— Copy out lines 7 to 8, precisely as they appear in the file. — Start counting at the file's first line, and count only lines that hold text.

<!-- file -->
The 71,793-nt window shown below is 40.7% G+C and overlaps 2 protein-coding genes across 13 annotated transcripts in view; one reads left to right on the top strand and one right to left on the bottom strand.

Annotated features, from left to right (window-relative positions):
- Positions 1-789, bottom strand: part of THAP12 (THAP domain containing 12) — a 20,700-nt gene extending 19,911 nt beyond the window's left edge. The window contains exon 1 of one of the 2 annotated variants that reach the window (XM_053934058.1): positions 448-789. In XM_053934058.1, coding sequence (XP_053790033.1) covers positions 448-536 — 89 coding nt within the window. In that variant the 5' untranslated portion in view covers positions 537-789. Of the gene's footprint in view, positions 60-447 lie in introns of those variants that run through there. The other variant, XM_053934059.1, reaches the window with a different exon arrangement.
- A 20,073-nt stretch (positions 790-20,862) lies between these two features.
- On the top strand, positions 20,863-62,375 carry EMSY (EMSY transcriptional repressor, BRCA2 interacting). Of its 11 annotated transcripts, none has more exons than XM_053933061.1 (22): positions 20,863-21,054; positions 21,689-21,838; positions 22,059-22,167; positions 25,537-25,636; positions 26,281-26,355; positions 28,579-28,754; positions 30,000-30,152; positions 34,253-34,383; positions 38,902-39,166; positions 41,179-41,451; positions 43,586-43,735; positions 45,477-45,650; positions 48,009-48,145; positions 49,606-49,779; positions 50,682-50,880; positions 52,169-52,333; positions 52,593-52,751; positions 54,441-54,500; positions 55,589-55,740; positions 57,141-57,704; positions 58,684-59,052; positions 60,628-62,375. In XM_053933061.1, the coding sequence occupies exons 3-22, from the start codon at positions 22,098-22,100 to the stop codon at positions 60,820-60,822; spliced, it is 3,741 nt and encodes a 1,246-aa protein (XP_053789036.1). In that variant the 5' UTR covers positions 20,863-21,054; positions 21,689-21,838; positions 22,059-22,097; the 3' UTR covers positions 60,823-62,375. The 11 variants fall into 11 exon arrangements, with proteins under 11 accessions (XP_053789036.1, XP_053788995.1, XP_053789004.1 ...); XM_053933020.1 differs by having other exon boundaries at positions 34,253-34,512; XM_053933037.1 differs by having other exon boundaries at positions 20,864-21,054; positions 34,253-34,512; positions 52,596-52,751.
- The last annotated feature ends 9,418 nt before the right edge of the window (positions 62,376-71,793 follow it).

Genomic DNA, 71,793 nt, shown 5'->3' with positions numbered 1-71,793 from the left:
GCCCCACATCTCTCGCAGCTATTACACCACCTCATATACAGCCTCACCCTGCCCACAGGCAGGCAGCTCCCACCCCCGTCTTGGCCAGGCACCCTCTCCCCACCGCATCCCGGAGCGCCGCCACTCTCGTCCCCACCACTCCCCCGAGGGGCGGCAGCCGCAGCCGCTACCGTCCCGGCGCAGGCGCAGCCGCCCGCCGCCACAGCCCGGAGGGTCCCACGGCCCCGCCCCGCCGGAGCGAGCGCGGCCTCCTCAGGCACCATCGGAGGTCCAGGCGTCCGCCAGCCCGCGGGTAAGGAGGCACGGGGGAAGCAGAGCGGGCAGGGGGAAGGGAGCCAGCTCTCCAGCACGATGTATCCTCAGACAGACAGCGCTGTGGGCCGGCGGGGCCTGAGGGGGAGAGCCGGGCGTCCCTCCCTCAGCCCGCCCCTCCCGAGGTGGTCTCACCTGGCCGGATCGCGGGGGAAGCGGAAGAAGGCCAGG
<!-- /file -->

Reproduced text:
Genomic DNA, 71,793 nt, shown 5'->3' with positions numbered 1-71,793 from the left:
GCCCCACATCTCTCGCAGCTATTACACCACCTCATATACAGCCTCACCCTGCCCACAGGCAGGCAGCTCCCACCCCCGTCTTGGCCAGGCACCCTCTCCCCACCGCATCCCGGAGCGCCGCCACTCTCGTCCCCACCACTCCCCCGAGGGGCGGCAGCCGCAGCCGCTACCGTCCCGGCGCAGGCGCAGCCGCCCGCCGCCACAGCCCGGAGGGTCCCACGGCCCCGCCCCGCCGGAGCGAGCGCGGCCTCCTCAGGCACCATCGGAGGTCCAGGCGTCCGCCAGCCCGCGGGTAAGGAGGCACGGGGGAAGCAGAGCGGGCAGGGGGAAGGGAGCCAGCTCTCCAGCACGATGTATCCTCAGACAGACAGCGCTGTGGGCCGGCGGGGCCTGAGGGGGAGAGCCGGGCGTCCCTCCCTCAGCCCGCCCCTCCCGAGGTGGTCTCACCTGGCCGGATCGCGGGGGAAGCGGAAGAAGGCCAGG